The founders decided to provide an open-source data management platform for large and complex data that “gives data semantic meaning so computers can effectively interpret the data.”
Customers now include a number of banks and Irish food wholesale group Musgrave Group.
When TerminusDB spun off in 2018, it raised €1.2 million in seed funding from Atlantic Bridge with support from Enterprise Ireland.
Another €3.6 million was raised in May 2021 by Belgium-based Volta Ventures with the participation of Seattle-based Acequia Capital, which is led by a number of former Microsoft executives. Atlantic Bridge and Enterprise Ireland also attended.
“The advice we’re getting from our VCs now is that the conditions are a lot harder and it’s a lot harder to raise capital,” says Feeney, a former diplomat who was briefly Ireland’s ambassador to Greece.
For startups, delaying funding means delaying growth — because most early-stage companies rely on external capital, not margin, to expand.
TerminusDB had planned to double its workforce to 20, but Feeney says Covid has prompted the founders to scale back their ambitions by closing their R&D operations in the Netherlands.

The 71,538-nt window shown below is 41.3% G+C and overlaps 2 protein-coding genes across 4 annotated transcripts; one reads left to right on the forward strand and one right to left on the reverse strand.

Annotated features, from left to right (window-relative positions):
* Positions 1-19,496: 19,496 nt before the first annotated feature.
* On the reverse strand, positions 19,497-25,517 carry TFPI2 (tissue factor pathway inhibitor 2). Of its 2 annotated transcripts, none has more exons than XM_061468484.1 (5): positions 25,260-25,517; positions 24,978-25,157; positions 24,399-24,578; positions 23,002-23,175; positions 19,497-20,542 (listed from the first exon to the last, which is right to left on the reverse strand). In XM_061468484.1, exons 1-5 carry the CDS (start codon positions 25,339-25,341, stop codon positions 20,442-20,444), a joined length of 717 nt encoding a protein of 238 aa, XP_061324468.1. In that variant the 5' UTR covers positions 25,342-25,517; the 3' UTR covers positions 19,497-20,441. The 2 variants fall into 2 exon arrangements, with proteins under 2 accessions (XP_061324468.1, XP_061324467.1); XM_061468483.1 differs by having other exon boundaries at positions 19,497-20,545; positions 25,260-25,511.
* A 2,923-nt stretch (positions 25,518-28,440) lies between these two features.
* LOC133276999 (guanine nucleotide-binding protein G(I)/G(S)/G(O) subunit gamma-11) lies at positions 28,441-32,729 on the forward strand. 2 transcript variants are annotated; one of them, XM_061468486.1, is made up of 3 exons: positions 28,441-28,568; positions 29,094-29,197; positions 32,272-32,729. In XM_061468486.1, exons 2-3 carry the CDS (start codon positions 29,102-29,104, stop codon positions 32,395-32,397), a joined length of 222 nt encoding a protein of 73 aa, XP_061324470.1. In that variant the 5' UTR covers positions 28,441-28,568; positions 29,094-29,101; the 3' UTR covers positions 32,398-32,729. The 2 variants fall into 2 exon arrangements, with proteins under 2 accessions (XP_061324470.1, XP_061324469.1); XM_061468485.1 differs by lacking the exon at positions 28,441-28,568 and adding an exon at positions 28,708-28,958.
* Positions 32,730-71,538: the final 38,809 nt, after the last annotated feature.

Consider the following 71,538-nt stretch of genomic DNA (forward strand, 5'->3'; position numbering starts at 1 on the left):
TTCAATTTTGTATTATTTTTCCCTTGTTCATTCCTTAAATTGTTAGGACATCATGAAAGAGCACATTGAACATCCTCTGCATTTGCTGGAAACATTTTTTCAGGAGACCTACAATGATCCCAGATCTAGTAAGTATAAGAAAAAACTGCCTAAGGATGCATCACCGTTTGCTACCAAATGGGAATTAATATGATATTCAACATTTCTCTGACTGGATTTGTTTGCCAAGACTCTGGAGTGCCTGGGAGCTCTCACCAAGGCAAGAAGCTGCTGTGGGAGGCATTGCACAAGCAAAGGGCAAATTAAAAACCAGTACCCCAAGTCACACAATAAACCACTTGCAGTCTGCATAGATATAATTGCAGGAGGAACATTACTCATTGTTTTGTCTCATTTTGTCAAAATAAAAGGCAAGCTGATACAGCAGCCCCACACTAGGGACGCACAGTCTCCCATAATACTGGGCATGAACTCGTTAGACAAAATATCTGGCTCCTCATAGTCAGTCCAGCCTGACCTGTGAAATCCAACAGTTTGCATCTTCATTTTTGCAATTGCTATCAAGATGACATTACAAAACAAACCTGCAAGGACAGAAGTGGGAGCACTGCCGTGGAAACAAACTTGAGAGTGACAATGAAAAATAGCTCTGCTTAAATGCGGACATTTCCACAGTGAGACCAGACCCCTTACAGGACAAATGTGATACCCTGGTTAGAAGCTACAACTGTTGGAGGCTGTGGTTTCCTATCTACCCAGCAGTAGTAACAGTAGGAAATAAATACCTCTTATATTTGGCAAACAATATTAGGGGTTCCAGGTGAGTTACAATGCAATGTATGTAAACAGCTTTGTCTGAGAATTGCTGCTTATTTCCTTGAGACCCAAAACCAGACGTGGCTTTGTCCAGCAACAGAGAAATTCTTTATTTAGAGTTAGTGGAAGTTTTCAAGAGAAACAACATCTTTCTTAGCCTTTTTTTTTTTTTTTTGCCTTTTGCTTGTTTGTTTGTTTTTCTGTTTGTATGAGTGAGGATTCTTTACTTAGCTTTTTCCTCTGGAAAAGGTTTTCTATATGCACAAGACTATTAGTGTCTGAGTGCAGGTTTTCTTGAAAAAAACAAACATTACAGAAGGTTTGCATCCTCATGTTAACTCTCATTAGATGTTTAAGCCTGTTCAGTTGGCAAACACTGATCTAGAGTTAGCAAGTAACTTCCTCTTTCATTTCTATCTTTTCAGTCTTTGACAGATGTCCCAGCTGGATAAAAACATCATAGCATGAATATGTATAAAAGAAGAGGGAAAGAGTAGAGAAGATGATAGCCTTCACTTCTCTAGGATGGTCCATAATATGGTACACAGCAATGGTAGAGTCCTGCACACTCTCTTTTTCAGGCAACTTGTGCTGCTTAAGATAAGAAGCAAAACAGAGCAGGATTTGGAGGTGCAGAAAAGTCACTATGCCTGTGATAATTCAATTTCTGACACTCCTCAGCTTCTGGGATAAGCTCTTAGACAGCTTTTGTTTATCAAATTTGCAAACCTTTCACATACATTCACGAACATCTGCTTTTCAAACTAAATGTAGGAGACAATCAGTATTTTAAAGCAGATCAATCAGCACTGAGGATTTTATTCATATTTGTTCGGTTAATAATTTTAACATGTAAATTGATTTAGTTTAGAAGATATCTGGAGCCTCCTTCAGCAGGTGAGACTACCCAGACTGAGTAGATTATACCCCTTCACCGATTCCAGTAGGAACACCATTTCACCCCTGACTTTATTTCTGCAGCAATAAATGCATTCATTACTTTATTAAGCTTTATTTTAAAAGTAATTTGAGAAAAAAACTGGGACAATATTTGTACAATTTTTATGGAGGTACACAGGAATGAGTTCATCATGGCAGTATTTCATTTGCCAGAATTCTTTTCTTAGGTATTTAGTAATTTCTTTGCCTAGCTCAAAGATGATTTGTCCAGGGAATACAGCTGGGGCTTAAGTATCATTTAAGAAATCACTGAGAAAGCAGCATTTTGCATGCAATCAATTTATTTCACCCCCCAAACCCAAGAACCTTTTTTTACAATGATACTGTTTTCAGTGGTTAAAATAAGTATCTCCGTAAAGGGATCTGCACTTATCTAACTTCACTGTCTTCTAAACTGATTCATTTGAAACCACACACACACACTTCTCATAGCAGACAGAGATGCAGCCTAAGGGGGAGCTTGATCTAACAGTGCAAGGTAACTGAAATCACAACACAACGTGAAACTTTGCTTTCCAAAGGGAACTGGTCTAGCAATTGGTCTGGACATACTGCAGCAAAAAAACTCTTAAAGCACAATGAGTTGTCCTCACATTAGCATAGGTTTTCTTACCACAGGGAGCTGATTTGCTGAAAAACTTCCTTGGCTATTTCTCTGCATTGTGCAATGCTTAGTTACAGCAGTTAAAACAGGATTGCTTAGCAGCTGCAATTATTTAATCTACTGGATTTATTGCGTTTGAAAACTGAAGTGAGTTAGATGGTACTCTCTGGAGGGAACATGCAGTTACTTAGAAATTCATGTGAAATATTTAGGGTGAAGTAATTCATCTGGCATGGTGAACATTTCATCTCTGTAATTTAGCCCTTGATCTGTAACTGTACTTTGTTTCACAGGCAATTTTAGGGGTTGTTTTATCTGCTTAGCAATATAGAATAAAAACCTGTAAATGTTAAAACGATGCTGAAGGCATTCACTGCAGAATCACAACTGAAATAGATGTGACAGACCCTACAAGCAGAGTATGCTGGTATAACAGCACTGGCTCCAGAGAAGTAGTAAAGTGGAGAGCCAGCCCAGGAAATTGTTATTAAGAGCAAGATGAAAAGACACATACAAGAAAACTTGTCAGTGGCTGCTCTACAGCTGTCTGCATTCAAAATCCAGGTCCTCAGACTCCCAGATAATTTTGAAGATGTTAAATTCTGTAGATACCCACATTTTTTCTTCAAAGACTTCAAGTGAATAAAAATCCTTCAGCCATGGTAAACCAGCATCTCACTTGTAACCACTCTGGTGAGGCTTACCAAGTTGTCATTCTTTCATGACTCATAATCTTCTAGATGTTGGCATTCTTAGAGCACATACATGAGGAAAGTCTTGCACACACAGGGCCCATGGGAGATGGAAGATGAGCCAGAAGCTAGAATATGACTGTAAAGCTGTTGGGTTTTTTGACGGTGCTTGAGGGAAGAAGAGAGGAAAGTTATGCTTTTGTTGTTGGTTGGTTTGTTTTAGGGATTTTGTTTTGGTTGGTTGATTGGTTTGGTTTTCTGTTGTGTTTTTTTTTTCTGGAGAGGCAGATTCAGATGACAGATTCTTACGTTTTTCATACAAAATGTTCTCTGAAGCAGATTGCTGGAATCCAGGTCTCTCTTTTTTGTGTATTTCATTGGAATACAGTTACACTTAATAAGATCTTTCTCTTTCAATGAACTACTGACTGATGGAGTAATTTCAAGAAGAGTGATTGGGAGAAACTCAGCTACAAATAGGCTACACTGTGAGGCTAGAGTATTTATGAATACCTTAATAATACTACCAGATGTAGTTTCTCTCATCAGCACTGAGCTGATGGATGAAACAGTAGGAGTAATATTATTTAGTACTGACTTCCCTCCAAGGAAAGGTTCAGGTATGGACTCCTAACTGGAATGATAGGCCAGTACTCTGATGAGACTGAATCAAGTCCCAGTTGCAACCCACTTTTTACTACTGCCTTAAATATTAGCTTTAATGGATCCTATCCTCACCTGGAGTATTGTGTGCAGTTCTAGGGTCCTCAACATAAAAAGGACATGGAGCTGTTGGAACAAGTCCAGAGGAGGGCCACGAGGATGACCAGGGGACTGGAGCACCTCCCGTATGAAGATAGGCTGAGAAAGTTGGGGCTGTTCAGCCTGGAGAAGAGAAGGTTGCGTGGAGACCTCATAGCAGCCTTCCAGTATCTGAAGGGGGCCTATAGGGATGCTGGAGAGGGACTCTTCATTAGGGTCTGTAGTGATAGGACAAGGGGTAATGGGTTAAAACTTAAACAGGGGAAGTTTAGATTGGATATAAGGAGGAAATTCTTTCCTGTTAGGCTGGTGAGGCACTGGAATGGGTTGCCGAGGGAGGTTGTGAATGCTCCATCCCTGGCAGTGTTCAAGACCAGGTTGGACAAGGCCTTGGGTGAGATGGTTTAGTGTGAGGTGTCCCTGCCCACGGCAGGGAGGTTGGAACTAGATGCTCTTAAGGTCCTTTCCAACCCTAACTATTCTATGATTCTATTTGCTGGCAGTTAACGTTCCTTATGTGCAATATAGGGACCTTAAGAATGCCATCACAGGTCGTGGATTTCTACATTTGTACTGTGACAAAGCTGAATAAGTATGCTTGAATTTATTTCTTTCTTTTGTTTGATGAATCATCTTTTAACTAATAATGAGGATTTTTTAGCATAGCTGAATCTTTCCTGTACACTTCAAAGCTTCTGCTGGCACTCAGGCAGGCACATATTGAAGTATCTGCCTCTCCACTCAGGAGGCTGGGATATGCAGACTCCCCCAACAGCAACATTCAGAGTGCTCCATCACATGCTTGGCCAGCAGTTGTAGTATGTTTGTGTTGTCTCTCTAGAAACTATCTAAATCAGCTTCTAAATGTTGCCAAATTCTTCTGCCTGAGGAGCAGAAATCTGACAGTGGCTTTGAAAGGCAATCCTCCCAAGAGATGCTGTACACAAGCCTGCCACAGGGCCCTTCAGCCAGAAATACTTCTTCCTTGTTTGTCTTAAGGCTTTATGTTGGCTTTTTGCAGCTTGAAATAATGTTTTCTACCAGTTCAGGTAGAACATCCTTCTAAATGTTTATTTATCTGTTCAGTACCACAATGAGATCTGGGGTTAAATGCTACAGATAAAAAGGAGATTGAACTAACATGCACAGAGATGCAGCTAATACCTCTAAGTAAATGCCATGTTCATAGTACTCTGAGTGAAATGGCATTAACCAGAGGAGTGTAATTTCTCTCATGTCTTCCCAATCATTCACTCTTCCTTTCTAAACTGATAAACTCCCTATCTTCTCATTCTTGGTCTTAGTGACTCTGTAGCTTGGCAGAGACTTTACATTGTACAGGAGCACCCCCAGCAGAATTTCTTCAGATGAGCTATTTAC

With no new funding on the horizon at this time, TerminusDB is cutting costs, allowing them to extend their funding round by an additional 12 to 18 months.
“We need to tighten our belts, and that’s the reality for a lot of people,” he says. “There are projects that we would like to get involved in, but we are holding back on these and spending less on external consulting and reducing spending on software and Google Ads.”
Tech founders are gearing up for a harsh winter and increasing consolidation across industries.
“There’s a lot of abundance in the industry, but not so much in our early phase,” says Feeney. “We are small enough to be like the mammals during the dinosaur extinction period – we can be the ones who persevere and grow into elephants after the dinosaurs are wiped out by the asteroid impact.”
He also looks to the more recent experience of the dot-com bust, when many capital-hungry startups failed as funding dried up—only to be followed by a tech boom as the internet exploded.
https://www.independent.ie/business/squeaky-bum-time-for-all-startups-as-investment-funds-tighten-their-wallets-41919335.html “Hum time” for all startups, as investment funds make their wallets tighter